The disquieting association between higher-than-recommended levels of nighttime hospital noises and clinically significant sleep loss reported Jan. 9 in the Archives of Internal Medicine would be an assault to the ears of Dr. Julia Barnett Rice, the founder of the Society for the Suppression of Unnecessary Noise.
Dubbed the “anti-noise queen” for her turn-of-the-century crusade against “preventable” noises such as the night-time whistles of tugboats traversing the Hudson near her New York City home, Dr. Rice (1859-1929) also campaigned tirelessly for the promotion of quiet zones near hospitals, decrying the too-loud and too-frequent environmental noises as murderers of sleep and menaces to health.
Fast-forward 100 years, and it appears that researchers at the University of Chicago have proven her point.
They found that patient room noise levels were significantly higher than the World Health Organization’s (WHO) recommendations for average noise levels. Further, peak noise level “approached that of a chain saw,” according to their research letter. Nighttime sound levels were lower than daytime levels, but all still significantly exceeded recommendations for maximum noise level and 94% exceeded recommendations for average noise level.
More than 40% of the patients reported noise disruptions of sleep, which were associated with higher maximum noise levels.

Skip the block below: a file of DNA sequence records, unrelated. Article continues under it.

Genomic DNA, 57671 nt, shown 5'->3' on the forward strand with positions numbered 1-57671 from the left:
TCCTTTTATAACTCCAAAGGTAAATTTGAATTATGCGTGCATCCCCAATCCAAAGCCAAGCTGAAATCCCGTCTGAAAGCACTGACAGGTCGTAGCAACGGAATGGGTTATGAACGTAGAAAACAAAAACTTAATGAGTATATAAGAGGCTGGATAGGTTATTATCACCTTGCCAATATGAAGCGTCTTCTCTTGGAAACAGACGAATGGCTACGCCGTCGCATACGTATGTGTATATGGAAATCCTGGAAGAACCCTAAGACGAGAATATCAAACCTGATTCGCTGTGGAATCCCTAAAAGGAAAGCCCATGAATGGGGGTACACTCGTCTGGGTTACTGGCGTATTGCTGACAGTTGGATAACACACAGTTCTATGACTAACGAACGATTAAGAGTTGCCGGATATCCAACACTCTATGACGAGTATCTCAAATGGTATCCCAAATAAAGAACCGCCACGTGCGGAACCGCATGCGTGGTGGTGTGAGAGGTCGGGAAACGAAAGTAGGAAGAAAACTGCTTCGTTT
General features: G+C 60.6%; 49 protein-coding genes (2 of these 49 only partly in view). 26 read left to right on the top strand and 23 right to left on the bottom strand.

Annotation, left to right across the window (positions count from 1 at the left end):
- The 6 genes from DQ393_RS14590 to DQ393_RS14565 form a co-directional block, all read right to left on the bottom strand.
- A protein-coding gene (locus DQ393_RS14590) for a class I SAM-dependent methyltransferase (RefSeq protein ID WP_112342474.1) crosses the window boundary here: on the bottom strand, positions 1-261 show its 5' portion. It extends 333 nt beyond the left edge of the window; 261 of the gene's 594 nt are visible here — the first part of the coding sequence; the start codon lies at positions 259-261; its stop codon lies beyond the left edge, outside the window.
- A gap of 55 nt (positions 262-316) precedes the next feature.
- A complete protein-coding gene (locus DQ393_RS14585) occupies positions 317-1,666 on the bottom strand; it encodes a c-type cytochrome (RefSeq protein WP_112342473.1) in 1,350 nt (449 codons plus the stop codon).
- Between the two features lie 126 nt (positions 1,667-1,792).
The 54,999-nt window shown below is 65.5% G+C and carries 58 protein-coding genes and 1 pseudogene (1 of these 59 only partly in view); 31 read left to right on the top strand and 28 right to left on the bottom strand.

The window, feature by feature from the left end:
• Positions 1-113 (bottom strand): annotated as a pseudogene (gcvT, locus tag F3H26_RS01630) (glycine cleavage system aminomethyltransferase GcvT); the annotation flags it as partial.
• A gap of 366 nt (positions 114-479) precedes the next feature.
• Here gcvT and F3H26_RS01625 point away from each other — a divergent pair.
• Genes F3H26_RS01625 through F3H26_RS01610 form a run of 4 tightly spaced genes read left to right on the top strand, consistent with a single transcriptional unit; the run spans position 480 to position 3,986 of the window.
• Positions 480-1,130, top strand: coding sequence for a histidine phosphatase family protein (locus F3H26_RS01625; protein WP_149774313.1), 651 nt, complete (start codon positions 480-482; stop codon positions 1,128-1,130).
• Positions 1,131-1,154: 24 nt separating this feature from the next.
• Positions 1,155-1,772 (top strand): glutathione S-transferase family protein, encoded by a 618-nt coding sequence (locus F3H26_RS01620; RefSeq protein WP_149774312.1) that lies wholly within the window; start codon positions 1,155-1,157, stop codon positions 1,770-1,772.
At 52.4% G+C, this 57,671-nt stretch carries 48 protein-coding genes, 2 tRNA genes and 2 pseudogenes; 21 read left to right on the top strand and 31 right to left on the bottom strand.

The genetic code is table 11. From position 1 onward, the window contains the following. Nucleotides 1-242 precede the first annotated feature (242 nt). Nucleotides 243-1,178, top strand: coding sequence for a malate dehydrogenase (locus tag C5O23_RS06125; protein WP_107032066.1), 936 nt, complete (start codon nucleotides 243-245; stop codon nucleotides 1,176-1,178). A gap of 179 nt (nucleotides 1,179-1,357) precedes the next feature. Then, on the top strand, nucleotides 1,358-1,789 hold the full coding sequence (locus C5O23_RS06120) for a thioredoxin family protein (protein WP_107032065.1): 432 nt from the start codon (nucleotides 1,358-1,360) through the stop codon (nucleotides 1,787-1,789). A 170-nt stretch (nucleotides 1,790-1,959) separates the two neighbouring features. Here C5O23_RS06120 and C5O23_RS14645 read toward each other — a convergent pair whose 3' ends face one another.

Sleep actigraphy data demonstrated that ”patients slept significantly less in the hospital than their self reported baseline sleep,” the authors observed, and mean sleep efficiency when hospitalized was low, with more than half of the recorded nights measuring below the normal lower boundary of 80% efficiency for adults.
While roommates, alarms, intercoms, and pagers were all associated with substantial percentages of noise disruption, the most disruptive source of environmental noise, it appears, was chatty staffers, as the percentage of noise disruption attributed to staff conversation was 65%.
Dr. Arora noted that “some amount of sleep loss in the hospital may be expected given the unfamiliar environment.” In fact, she said in an interview, “our next studies are actually looking at this and the component that may be driven by loss of control or stress.” In the current study, however, “patients lost more sleep in the hospital when noise levels were loudest after accounting for baseline sleep characteristics, so at least noise seems like an independent predictor of hospital sleep, highlighting the importance of optimizing the hospital environment.” The magnitude of the difference, she explained, is one hour less sleep, “which is pretty significant,” Further, patients in noisier rooms reported more complaints of noise, indicating that noise is an issue, she said.
Based on their findings, the authors concluded that “hospitals should implement interventions to reduce nighttime noise levels in an effort to improve patient sleep.” One possibility, Dr. Arora suggested, is a device called a Yacker Tracker, which measures noise and provides feedback to the staff about when the noise level exceeds a certain threshold.
And now that patient report of noise is now a reported measure on Medicare’s Hospital Compare, it will be in the best interest of hospitals as well as patients to implement noise-reduction measures, Dr. Arora noted. “Noisy hospitals will want to optimize patient noise to provide the best experience possible,” she stressed.
The Society for the Suppression of Unnecessary Noise, and its founder, would be well pleased.